There are other dealbreaker issues. The authorization of a Space Force as the sixth branch of the armed forces is one of them, Smith said. Other contentious matters include extending the “war powers” legislation that authorizes the president to use military force, and allowing transgender people to serve in the military.
Smith said the House and Senate NDAA conference in recent weeks worked on compromise language on hundreds of provisions and “reduced the stack significantly, and we’re down to a few really contentious issues.”
Smith characterized the Space Force as a “higher echelon” issue that is proving divisive. Both Republicans and Democrats in the House and Senate continue to have reservations about the administration’s Space Force proposal, said Smith. “There is bipartisan concern on the proposal and bicameral concern about the specifics of that proposal.”
The House version of the NDAA creates a Space Corps and is closer aligned with what the administration proposed. The Senate bill would rename the Air Force Space Command the U.S. Space Force and does not specifically authorize a sixth branch of the armed forces.
Smith noted that the House has been a proponent of a military space branch since 2017 while the Senate had adamantly opposed it. “In their bill they didn’t have the same language that we did. But the president has persuaded them to look at it differently.”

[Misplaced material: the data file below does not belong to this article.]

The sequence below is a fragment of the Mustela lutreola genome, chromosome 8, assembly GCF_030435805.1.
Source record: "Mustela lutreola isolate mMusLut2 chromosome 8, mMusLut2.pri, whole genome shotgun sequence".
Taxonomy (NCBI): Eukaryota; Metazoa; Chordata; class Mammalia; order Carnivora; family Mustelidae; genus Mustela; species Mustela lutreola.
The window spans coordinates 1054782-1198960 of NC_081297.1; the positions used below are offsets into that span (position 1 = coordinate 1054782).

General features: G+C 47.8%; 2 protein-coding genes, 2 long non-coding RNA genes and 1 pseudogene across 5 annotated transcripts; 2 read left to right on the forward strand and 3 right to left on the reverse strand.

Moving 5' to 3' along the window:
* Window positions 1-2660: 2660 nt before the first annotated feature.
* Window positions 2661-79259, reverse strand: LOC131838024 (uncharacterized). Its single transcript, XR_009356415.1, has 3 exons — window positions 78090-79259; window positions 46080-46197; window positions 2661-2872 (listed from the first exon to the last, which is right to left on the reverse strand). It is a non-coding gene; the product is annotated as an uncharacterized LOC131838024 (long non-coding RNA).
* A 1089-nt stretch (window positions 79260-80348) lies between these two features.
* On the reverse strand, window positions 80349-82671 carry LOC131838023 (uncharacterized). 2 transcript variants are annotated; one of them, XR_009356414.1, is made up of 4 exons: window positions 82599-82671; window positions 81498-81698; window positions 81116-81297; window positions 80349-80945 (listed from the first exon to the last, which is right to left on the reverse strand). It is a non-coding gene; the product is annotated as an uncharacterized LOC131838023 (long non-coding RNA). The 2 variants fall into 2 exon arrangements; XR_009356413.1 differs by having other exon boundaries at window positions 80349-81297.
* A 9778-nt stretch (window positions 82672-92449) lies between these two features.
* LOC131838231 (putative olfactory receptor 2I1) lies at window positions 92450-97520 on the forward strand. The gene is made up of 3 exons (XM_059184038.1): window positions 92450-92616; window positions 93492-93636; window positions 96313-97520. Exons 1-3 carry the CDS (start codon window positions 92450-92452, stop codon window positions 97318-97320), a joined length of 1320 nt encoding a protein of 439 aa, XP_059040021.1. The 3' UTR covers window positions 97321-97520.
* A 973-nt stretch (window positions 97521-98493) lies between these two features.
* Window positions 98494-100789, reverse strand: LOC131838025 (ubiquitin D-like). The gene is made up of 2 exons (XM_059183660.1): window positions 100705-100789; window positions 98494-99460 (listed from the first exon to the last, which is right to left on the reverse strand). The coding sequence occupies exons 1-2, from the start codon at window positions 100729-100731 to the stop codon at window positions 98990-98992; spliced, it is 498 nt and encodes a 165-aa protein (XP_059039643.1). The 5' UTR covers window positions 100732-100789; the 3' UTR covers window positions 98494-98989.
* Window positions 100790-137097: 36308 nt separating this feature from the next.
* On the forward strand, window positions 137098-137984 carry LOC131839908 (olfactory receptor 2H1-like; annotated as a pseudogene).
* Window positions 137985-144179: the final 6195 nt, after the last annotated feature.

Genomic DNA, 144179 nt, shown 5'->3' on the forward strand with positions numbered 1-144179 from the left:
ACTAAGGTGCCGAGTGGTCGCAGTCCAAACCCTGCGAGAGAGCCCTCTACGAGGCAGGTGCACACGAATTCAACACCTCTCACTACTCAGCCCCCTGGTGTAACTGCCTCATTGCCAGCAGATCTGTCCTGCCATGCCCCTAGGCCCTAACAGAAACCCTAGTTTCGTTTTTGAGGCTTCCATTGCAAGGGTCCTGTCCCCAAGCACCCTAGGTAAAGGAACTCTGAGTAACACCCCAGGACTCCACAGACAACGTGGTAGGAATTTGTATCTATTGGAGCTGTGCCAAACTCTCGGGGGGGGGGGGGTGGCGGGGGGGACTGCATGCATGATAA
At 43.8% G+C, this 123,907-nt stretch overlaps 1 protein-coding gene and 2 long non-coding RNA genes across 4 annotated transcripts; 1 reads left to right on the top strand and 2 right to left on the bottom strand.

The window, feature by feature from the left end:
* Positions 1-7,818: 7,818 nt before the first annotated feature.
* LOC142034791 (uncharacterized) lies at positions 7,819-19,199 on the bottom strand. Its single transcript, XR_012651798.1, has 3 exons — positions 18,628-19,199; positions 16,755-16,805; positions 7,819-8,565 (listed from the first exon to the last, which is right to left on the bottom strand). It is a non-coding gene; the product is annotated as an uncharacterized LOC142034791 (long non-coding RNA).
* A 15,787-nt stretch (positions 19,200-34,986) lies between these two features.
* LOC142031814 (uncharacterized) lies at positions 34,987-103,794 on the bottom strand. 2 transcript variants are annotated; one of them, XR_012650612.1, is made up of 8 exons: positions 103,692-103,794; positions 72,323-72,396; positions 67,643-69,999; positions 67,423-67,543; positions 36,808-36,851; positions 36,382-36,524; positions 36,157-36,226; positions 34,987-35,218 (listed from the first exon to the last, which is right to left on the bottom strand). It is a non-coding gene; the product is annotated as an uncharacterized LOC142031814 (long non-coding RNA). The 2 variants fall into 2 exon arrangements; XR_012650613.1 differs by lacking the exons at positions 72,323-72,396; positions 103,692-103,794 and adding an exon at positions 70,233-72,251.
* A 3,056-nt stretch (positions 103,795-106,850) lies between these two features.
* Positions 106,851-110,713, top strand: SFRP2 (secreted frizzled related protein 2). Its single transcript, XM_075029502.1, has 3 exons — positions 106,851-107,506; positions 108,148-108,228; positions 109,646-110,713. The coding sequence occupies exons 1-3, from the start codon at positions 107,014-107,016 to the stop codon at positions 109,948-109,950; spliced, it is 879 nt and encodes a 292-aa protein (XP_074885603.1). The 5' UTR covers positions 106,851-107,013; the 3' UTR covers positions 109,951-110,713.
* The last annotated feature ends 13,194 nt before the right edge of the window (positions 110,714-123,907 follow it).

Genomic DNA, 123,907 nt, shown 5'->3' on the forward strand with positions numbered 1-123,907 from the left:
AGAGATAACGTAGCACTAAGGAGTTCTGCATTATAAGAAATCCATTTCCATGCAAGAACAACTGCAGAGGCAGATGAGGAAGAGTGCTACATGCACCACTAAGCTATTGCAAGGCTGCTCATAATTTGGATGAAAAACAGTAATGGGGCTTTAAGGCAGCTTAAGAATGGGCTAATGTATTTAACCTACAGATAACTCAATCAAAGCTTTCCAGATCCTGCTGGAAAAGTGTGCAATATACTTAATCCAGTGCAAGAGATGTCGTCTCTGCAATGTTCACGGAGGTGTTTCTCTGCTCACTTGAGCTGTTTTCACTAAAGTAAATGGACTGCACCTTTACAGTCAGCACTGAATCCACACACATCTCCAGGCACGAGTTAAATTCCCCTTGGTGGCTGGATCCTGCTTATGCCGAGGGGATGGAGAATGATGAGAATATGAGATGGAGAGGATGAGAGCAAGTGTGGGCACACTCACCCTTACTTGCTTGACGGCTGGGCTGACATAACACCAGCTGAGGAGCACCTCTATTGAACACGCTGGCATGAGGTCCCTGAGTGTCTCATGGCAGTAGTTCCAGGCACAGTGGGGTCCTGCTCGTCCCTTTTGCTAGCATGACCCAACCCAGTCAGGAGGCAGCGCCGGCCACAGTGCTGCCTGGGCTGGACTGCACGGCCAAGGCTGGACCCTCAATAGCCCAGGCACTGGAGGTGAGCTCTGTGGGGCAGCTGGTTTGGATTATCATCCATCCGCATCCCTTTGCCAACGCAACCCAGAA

Gunman Kills Four at California Backyard Party
Police in the California city of Fresno were investigating a mass shooting at a football game party on Sunday in which at least 10 people were shot, killing four, with five others left in critical condition and another wounded, Reuters informs.
Three men died at the scene and another died at a hospital, Fresno Deputy Police Chief Michael Reed said in a late night news conference. Six more were hospitalized, he said.
“Our hearts go out to the families of the victims of this thing,” Reed said. “This was senseless violence. We’re going to do everything we can to find out who the perpetrators were and bring them to justice.”
A gunman walked into a backyard and started shooting at a south Fresno home, where a gathering of about 35 family and friends was watching a football game before 8 p.m., said Reed. Neighbors soon flooded 911 dispatchers with calls for help, Reuters adds.
The suspect fled the scene and police were combing the neighborhood for witnesses and possible security camera footage, police said. Police did not release further information about the shooting in the city about 200 miles (320 km) north of Los Angeles, except that the dead were men between the ages of 25 and 35.